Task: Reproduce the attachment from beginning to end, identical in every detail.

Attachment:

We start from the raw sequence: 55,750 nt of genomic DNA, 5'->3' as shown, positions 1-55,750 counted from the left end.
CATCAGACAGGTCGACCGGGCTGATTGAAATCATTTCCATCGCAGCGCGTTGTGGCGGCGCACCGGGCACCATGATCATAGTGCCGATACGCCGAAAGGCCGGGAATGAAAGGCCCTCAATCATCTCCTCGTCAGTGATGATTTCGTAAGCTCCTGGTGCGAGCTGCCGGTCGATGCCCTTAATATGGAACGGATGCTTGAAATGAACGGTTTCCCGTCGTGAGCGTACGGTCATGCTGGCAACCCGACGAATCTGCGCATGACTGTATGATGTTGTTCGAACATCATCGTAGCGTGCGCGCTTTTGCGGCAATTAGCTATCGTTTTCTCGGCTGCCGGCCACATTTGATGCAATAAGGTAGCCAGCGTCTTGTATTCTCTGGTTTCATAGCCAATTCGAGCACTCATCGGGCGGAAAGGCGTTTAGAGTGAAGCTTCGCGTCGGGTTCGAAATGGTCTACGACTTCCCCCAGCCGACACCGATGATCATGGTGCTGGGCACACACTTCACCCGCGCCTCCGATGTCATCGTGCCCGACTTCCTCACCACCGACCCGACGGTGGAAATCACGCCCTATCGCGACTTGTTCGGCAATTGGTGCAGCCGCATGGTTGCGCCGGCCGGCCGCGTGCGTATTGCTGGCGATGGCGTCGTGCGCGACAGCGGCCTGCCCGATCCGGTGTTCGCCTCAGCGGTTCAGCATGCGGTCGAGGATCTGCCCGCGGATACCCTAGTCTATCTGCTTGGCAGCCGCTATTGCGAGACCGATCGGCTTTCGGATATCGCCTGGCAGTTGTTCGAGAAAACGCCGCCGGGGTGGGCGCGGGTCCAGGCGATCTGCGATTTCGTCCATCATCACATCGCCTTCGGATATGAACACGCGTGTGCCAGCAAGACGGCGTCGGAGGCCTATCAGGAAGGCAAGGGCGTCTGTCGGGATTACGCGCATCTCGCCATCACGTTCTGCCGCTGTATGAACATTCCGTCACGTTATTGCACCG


We start from the raw sequence: 55,750 nt of genomic DNA, 5'->3' as shown, positions 1-55,750 counted from the left end.
CATCAGACAGGTCGACCGGGCTGATTGAAATCATTTCCATCGCAGCGCGTTGTGGCGGCGCACCGGGCACCATGATCATAGTGCCGATACGCCGAAAGGCCGGGAATGAAAGGCCCTCAATCATCTCCTCGTCAGTGATGATTTCGTAAGCTCCTGGTGCGAGCTGCCGGTCGATGCCCTTAATATGGAACGGATGCTTGAAATGAACGGTTTCCCGTCGTGAGCGTACGGTCATGCTGGCAACCCGACGAATCTGCGCATGACTGTATGATGTTGTTCGAACATCATCGTAGCGTGCGCGCTTTTGCGGCAATTAGCTATCGTTTTCTCGGCTGCCGGCCACATTTGATGCAATAAGGTAGCCAGCGTCTTGTATTCTCTGGTTTCATAGCCAATTCGAGCACTCATCGGGCGGAAAGGCGTTTAGAGTGAAGCTTCGCGTCGGGTTCGAAATGGTCTACGACTTCCCCCAGCCGACACCGATGATCATGGTGCTGGGCACACACTTCACCCGCGCCTCCGATGTCATCGTGCCCGACTTCCTCACCACCGACCCGACGGTGGAAATCACGCCCTATCGCGACTTGTTCGGCAATTGGTGCAGCCGCATGGTTGCGCCGGCCGGCCGCGTGCGTATTGCTGGCGATGGCGTCGTGCGCGACAGCGGCCTGCCCGATCCGGTGTTCGCCTCAGCGGTTCAGCATGCGGTCGAGGATCTGCCCGCGGATACCCTAGTCTATCTGCTTGGCAGCCGCTATTGCGAGACCGATCGGCTTTCGGATATCGCCTGGCAGTTGTTCGAGAAAACGCCGCCGGGGTGGGCGCGGGTCCAGGCGATCTGCGATTTCGTCCATCATCACATCGCCTTCGGATATGAACACGCGTGTGCCAGCAAGACGGCGTCGGAGGCCTATCAGGAAGGCAAGGGCGTCTGTCGGGATTACGCGCATCTCGCCATCACGTTCTGCCGCTGTATGAACATTCCGTCACGTTATTGCACCG